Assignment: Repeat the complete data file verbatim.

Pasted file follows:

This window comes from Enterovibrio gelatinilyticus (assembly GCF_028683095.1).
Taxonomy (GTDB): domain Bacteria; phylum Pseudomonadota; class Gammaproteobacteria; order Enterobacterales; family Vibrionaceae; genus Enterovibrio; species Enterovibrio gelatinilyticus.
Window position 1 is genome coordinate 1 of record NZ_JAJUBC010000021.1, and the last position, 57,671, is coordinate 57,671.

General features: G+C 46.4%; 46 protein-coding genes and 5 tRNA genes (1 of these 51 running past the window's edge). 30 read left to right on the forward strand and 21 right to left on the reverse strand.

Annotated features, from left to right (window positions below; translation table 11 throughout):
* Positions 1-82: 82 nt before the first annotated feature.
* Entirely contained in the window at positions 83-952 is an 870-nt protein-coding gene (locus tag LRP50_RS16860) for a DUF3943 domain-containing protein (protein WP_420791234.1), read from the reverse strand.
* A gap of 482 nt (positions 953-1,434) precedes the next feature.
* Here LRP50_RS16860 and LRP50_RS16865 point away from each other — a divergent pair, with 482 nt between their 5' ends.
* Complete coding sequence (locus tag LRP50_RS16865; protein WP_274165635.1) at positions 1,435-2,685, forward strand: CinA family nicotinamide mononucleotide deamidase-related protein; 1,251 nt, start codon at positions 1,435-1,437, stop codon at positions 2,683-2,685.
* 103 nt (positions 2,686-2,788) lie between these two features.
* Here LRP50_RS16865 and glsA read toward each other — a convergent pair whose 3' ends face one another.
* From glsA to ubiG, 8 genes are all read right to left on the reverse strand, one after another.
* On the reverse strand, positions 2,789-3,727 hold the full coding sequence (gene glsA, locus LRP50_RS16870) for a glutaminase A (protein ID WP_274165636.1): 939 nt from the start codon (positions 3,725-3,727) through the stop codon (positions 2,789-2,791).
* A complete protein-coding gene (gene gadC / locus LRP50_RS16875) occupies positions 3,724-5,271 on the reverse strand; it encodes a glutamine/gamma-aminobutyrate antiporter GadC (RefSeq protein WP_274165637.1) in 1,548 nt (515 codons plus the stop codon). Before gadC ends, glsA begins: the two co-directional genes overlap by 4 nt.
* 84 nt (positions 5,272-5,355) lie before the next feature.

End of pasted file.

This window comes from Enterovibrio gelatinilyticus (assembly GCF_028683095.1).
Taxonomy (GTDB): domain Bacteria; phylum Pseudomonadota; class Gammaproteobacteria; order Enterobacterales; family Vibrionaceae; genus Enterovibrio; species Enterovibrio gelatinilyticus.
Window position 1 is genome coordinate 1 of record NZ_JAJUBC010000021.1, and the last position, 57,671, is coordinate 57,671.

General features: G+C 46.4%; 46 protein-coding genes and 5 tRNA genes (1 of these 51 running past the window's edge). 30 read left to right on the forward strand and 21 right to left on the reverse strand.

Annotated features, from left to right (window positions below; translation table 11 throughout):
* Positions 1-82: 82 nt before the first annotated feature.
* Entirely contained in the window at positions 83-952 is an 870-nt protein-coding gene (locus tag LRP50_RS16860) for a DUF3943 domain-containing protein (protein WP_420791234.1), read from the reverse strand.
* A gap of 482 nt (positions 953-1,434) precedes the next feature.
* Here LRP50_RS16860 and LRP50_RS16865 point away from each other — a divergent pair, with 482 nt between their 5' ends.
* Complete coding sequence (locus tag LRP50_RS16865; protein WP_274165635.1) at positions 1,435-2,685, forward strand: CinA family nicotinamide mononucleotide deamidase-related protein; 1,251 nt, start codon at positions 1,435-1,437, stop codon at positions 2,683-2,685.
* 103 nt (positions 2,686-2,788) lie between these two features.
* Here LRP50_RS16865 and glsA read toward each other — a convergent pair whose 3' ends face one another.
* From glsA to ubiG, 8 genes are all read right to left on the reverse strand, one after another.
* On the reverse strand, positions 2,789-3,727 hold the full coding sequence (gene glsA, locus LRP50_RS16870) for a glutaminase A (protein ID WP_274165636.1): 939 nt from the start codon (positions 3,725-3,727) through the stop codon (positions 2,789-2,791).
* A complete protein-coding gene (gene gadC / locus LRP50_RS16875) occupies positions 3,724-5,271 on the reverse strand; it encodes a glutamine/gamma-aminobutyrate antiporter GadC (RefSeq protein WP_274165637.1) in 1,548 nt (515 codons plus the stop codon). Before gadC ends, glsA begins: the two co-directional genes overlap by 4 nt.
* 84 nt (positions 5,272-5,355) lie before the next feature.